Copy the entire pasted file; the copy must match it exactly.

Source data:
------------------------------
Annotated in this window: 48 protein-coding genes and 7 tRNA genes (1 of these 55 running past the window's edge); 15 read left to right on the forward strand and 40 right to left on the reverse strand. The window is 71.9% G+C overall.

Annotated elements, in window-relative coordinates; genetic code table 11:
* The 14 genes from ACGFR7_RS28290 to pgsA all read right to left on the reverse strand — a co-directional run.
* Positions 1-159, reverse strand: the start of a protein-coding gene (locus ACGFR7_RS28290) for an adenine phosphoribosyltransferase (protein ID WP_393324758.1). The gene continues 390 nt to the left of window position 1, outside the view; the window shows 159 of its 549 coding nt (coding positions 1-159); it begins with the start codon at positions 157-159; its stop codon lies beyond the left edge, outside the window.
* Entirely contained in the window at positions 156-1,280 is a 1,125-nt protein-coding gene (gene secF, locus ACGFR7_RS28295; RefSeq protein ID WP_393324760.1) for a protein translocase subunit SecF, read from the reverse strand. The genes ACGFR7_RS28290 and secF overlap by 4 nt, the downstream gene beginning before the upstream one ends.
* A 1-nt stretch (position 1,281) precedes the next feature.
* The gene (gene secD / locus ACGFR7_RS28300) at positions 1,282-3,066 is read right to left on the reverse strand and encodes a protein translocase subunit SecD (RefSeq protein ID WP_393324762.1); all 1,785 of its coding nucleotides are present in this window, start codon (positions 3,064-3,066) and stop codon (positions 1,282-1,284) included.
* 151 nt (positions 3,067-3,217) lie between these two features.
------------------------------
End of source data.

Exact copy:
Annotated in this window: 48 protein-coding genes and 7 tRNA genes (1 of these 55 running past the window's edge); 15 read left to right on the forward strand and 40 right to left on the reverse strand. The window is 71.9% G+C overall.

Annotated elements, in window-relative coordinates; genetic code table 11:
* The 14 genes from ACGFR7_RS28290 to pgsA all read right to left on the reverse strand — a co-directional run.
* Positions 1-159, reverse strand: the start of a protein-coding gene (locus ACGFR7_RS28290) for an adenine phosphoribosyltransferase (protein ID WP_393324758.1). The gene continues 390 nt to the left of window position 1, outside the view; the window shows 159 of its 549 coding nt (coding positions 1-159); it begins with the start codon at positions 157-159; its stop codon lies beyond the left edge, outside the window.
* Entirely contained in the window at positions 156-1,280 is a 1,125-nt protein-coding gene (gene secF, locus ACGFR7_RS28295; RefSeq protein ID WP_393324760.1) for a protein translocase subunit SecF, read from the reverse strand. The genes ACGFR7_RS28290 and secF overlap by 4 nt, the downstream gene beginning before the upstream one ends.
* A 1-nt stretch (position 1,281) precedes the next feature.
* The gene (gene secD / locus ACGFR7_RS28300) at positions 1,282-3,066 is read right to left on the reverse strand and encodes a protein translocase subunit SecD (RefSeq protein ID WP_393324762.1); all 1,785 of its coding nucleotides are present in this window, start codon (positions 3,064-3,066) and stop codon (positions 1,282-1,284) included.
* 151 nt (positions 3,067-3,217) lie between these two features.